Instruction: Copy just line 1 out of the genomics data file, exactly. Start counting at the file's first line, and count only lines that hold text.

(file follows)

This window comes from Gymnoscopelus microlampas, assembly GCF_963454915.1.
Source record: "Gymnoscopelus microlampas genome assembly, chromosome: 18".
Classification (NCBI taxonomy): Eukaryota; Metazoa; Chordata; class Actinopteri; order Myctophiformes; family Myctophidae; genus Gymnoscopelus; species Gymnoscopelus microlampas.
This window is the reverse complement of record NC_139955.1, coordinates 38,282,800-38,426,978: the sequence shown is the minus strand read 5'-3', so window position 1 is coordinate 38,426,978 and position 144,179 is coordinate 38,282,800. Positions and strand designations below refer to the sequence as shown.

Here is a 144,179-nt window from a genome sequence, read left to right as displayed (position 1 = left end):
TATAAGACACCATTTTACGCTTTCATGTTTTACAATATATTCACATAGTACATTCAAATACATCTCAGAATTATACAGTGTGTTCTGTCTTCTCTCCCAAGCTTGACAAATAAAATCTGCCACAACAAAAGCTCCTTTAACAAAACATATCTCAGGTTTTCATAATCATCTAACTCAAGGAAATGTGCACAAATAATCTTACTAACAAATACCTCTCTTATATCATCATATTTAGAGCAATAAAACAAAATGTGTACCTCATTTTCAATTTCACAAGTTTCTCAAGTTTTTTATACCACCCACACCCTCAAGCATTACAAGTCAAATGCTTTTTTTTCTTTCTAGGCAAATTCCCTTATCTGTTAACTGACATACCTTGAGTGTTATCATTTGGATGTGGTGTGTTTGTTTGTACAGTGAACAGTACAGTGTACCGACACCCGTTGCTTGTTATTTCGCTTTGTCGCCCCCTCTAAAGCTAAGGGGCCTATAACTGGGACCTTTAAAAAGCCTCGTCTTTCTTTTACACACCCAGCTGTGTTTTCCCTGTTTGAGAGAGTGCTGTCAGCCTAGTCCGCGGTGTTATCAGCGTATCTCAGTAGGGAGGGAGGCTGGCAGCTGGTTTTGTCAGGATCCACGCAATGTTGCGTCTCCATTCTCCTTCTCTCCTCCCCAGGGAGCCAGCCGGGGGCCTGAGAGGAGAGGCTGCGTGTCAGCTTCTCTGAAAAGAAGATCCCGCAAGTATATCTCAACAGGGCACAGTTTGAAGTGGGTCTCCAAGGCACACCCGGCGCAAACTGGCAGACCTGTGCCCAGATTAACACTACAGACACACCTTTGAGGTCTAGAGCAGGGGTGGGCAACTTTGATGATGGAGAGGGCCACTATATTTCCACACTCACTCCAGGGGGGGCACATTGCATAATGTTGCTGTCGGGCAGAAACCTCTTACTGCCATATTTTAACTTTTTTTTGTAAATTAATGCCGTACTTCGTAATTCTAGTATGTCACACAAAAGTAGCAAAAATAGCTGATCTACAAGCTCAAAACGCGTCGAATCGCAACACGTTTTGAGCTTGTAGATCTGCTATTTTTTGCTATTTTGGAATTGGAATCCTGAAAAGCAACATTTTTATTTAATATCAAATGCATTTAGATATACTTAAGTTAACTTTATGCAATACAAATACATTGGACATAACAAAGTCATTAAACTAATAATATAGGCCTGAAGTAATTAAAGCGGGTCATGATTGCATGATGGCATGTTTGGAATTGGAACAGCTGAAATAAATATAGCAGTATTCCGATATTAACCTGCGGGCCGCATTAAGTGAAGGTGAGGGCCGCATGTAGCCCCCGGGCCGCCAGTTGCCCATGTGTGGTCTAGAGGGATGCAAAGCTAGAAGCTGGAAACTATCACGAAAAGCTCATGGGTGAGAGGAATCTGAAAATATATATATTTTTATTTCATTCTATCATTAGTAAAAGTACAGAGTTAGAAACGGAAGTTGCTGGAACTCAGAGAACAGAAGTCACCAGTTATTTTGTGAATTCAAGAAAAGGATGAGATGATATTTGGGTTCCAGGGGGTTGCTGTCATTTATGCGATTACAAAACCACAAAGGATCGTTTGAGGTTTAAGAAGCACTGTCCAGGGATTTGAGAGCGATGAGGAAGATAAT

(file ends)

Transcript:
This window comes from Gymnoscopelus microlampas, assembly GCF_963454915.1.